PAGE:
As Japan celebrates 100 years of the ekiden, its greatest racing series, the Big Three University Men's Ekidens, kicks off with the Oct. 9 Izumo Ekiden.
The university men's ekiden circuit entered its modern era of mass popularity and incredible depth of quality with Toyo University's 2012 Hakone Ekiden win, when innovative young coach Toshiyuki Sakai led Toyo to become the first team in history to average under 3:00 / km for the entire ten-stage, 217 km-plus Hakone course including two stages with nearly 900 m elevation difference each. The Toyo team, led by uphill specialist Ryuji Kashiwabara and wonder twins Keita and Yuta Shitara, became superstars, Kashiwabara a national icon and Yuta the future half marathon national record holder.
In the midst of Toyo's reign, underdogs Aoyama Gakuin University arose from nothing to replace them at the top. Susumu Hara, another innovative and businesslike young coach, brought AGU up systematically from an absence of over 30 years from the scene to become the dominant team of its era, achieving an unprecedented triple triple, winning the Big Three, Izumo, the National University Ekiden and Hakone, in a single season and winning Hakone three years in a row. Hara fully embraced the celebrity his success brought, he and the team members becoming TV regulars. But all things must pass. If Sakai was the revolutionary and Hara the evolutionary, Hayashi Morozumi is set to become the offworld expeditionary.
At Saku Chosei H.S. Morozumi was arguably Japan's greatest high school coach. Yet another innovator, his regimen of cross country-based training in the mountains of Nagano producing the fastest all-Japanese high school team in history and cultivating future talents including 5000 m national record holder Suguru Osako and other leaders of the current pro generation like Akinobu Murasawa, Yuki Sato and Yuichiro Ueno. Taking over at Tokai University in 2011, he set about transforming the program systematically with his cross country-oriented approach. Rising step by step just as AGU had before it, last year Tokai came up just short of winning Izumo, run down on the anchor stage by AGU. At the longer Nationals and Hakone it did progressively worse, Morozumi's development of the team over 10000 m and half marathon not quite there. But this year, it looks like it could be another story.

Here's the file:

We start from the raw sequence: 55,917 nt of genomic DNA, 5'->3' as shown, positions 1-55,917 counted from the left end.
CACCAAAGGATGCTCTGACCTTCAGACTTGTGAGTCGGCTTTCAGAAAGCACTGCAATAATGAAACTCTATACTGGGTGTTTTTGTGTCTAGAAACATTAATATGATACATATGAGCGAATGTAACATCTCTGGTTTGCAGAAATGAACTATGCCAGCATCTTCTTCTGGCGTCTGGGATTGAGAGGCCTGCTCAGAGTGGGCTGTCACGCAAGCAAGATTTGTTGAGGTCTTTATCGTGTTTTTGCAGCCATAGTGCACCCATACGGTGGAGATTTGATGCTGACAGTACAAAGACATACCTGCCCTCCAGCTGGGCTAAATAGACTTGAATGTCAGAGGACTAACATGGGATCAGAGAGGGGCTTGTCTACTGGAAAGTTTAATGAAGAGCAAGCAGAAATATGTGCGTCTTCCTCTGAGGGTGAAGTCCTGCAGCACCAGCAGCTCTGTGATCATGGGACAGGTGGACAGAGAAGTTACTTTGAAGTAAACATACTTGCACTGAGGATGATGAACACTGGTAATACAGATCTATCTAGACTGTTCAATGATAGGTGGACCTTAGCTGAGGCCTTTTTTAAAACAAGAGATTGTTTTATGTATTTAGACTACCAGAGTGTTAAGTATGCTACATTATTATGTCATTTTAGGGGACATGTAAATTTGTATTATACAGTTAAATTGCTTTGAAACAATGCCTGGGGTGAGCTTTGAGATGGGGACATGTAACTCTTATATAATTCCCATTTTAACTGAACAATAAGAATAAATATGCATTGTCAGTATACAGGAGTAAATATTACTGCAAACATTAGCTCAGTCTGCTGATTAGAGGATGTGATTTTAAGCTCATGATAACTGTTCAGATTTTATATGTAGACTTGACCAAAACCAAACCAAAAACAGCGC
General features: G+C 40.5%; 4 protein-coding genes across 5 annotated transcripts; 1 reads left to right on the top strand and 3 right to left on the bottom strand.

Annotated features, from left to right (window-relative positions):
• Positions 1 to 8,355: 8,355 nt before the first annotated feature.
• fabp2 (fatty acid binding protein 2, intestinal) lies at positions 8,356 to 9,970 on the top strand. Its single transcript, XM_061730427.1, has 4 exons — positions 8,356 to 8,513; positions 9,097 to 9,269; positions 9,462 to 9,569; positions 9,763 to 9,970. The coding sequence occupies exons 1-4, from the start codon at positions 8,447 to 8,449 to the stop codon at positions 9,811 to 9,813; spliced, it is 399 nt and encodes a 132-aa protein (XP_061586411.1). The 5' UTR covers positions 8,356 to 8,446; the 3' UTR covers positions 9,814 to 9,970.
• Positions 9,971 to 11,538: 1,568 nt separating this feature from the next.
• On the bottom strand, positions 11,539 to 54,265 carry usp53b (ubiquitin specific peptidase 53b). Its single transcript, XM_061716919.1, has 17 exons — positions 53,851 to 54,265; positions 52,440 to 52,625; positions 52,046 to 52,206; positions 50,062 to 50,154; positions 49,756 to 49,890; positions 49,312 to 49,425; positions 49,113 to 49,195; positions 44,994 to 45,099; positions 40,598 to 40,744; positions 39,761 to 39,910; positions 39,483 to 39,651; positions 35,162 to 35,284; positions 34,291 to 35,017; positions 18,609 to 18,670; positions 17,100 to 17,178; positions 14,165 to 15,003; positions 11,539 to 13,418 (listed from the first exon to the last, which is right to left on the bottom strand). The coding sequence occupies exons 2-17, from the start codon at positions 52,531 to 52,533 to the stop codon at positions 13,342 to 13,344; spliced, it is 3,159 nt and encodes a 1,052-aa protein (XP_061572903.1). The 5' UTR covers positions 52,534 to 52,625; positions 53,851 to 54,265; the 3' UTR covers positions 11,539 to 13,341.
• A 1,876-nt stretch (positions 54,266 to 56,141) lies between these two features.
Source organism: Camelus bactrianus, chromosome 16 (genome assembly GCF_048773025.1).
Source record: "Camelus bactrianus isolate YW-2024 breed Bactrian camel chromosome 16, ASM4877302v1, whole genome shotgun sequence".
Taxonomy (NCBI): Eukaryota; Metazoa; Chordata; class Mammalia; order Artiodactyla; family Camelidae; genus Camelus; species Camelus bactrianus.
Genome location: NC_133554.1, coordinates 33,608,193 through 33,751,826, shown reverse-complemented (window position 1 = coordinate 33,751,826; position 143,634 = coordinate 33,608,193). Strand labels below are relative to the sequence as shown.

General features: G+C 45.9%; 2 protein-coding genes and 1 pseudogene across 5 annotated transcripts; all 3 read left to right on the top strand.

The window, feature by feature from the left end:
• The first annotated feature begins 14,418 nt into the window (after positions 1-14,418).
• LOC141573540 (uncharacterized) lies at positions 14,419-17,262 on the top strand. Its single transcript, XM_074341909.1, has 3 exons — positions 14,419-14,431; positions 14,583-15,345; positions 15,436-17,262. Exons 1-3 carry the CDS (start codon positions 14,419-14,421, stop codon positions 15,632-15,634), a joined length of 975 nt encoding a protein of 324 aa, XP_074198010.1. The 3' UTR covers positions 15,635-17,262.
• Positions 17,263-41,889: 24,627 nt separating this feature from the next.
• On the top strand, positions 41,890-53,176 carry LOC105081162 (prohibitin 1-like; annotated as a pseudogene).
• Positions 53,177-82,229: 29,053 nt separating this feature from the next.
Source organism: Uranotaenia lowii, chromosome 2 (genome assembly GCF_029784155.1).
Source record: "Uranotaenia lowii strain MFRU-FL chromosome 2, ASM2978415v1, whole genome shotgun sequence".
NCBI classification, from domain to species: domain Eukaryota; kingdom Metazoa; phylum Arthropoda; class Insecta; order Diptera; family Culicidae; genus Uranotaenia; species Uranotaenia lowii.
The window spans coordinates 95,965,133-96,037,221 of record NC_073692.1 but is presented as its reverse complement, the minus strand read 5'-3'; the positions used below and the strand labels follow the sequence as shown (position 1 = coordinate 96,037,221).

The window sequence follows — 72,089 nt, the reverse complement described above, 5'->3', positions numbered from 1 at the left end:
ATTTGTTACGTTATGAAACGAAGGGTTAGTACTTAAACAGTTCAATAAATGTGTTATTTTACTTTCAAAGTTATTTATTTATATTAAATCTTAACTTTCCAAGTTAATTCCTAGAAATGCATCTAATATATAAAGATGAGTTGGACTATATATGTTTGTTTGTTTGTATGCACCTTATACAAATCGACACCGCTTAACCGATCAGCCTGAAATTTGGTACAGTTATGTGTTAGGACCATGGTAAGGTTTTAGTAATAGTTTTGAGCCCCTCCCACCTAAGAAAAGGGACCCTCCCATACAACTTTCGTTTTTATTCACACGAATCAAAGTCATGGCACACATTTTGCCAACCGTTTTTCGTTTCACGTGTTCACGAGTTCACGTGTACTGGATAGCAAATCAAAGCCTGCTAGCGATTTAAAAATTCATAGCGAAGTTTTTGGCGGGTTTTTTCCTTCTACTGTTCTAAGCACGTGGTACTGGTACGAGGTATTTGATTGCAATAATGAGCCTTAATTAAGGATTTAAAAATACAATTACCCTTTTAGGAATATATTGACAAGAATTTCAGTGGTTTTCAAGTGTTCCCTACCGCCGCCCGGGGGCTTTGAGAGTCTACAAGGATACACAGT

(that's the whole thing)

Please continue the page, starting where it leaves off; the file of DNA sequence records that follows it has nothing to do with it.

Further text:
AGU returns down on strength with the loss of key seniors including last year's Izumo anchor Tadashi Isshiki, but Tokai is back stronger and with incredible depth. AGU boasts 13 men with 5000 m bests under 14 minutes, 6 under 29 for 10000 m, and 7 under 1:03 for the half marathon, one of them under 1:02. Tokai has 15 men under 14, 6 under 10000 m and 6 under 1:03. No other team comes close. With 6 stages at the season-opening Izumo averaging 7.5 km each both schools could field a JV team with a good chance of making the top 3.
On average time Tokai is better over 5000 m and AGU better over 10000 m, the balance giving AGU a 10-second advantage total over the 45 km or so Izumo course. That's roughly half what it had last year. Given the loss of Isshiki to graduation will that be enough for it to hold off Tokai again? At Nationals, with 8 stages averaging around 14 km each, AGU has a slightly weaker advantage, 21 seconds over about 110 km. But at Hakone, where it counts most, Tokai has passed AGU by, its half marathon credentials giving it a 90-second advantage over AGU with the Ageo City Half Marathon and other key development races still to come. Izumo and Nationals could go either way, but Morozumi looks poised to finally assume to position of Japan's top university coach with the Hakone win. If not this year, next year looks guaranteed.